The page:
Revisiting Dubus

I’ve been re-reading Andre Dubus’s Selected Stories this week as part of my MFA work. (Anyone remember when I almost gave Heather a heart attack by mentioning Dubus and J.K. Rowling in the same sentence?) One of the things I’m paying great attention to is how he describes the Merrimack Valley, and Bradford College, in particular.

Something I didn’t know about Dubus, or something I knew but had forgotten, is that he was not originally from New England. He grew up in Louisiana and only moved up here in his thirties, once he’d started his family. This particular outsider’s perspective, I believe, allowed him to write the particulars of the Merrimack Valley, and of Bradford, in a way that I, as a native New Englander, have, as yet, been unable to do.

During my MFA program’s January residency, we spent a fair amount of time in workshop discussing defamiliarization. In particular, as it pertained to my writing, there was some concern that I needed to step back and learn how to better describe some of my locations, so that readers unfamiliar with Bradford, or with Greater Lowell, might have a clearer picture painted for them.

Dubus plucks out these great little details about Bradford that really make it live on the page for me. He uses, in at least two stories (“Townies” and “The Fat Girl”), the little factoid that on the campus there stood at least one of each kind of tree native to New England. He gives sparse details to describe the brick and iron of the fence surrounding the campus, a terribly important icon of the campus, I think, that I’ve never bothered to write about, and he paints a terrific picture of the Tupelo Hall dorms, describing the glassed-in common areas in a way that I’ve been struggling to achieve.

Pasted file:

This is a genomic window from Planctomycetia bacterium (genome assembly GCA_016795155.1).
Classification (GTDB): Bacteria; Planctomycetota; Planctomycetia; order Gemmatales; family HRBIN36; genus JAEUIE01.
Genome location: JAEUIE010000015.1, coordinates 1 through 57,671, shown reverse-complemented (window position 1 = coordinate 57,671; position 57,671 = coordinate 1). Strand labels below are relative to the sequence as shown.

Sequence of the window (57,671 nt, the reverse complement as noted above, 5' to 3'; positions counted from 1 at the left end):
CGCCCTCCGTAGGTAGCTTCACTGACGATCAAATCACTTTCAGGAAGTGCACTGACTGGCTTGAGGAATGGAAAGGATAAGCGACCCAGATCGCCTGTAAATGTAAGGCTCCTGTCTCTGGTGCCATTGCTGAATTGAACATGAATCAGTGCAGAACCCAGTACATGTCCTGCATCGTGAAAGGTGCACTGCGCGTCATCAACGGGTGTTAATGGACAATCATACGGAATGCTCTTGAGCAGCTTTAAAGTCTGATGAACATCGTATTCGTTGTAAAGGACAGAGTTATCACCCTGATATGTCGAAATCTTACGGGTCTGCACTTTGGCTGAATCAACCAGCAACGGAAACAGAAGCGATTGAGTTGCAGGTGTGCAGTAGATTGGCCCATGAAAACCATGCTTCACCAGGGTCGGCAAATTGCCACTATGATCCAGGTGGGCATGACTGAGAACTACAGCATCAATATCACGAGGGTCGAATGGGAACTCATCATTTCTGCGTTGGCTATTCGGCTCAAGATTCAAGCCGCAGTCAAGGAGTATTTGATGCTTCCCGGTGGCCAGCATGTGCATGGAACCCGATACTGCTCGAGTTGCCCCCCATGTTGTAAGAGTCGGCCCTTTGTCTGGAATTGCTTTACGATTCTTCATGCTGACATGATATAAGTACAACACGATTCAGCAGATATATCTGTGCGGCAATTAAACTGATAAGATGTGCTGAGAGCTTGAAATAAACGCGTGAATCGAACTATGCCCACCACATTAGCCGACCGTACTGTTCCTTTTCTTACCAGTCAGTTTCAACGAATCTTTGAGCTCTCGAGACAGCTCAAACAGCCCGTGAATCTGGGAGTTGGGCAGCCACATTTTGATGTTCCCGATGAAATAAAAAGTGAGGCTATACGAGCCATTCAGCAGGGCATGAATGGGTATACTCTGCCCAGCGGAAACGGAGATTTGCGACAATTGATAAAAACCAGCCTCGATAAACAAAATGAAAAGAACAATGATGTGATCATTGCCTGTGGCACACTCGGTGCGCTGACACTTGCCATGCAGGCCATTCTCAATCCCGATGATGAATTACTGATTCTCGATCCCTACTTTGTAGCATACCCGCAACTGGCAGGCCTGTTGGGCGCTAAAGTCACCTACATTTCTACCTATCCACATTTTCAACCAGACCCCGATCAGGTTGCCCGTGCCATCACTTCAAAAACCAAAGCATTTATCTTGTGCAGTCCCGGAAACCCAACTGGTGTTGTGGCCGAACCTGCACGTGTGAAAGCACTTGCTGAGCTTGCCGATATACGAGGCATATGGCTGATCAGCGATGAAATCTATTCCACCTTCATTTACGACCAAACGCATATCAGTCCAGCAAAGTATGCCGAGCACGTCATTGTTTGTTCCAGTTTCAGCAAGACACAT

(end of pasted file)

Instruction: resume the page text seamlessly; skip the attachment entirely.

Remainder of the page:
And then there’s his simple description of the bridge over Tupelo Pond in “Townies”, and the security guard’s approach to it. It’s just marvelous.

Every graduating student in my program is required to give a craft lecture or seminar during their final residency. I’ve known for some months that I wanted to discuss multiple points-of-view in short fiction. Spending some quality time with Dubus’s work again has me thinking that I might focus my lecture on “Townies” in particular. That’s how much I value this man’s work.

If you’ve never read any Dubus, stop reading this drivel and go out and get yourself some. And if you want to read about the man’s life, which is almost as interesting as his writing, there are a number of great articles out there, including one on Salon.com and a great piece on Andre and his faith, reprinted from Our Sunday Visitor at AmyWelborn.com.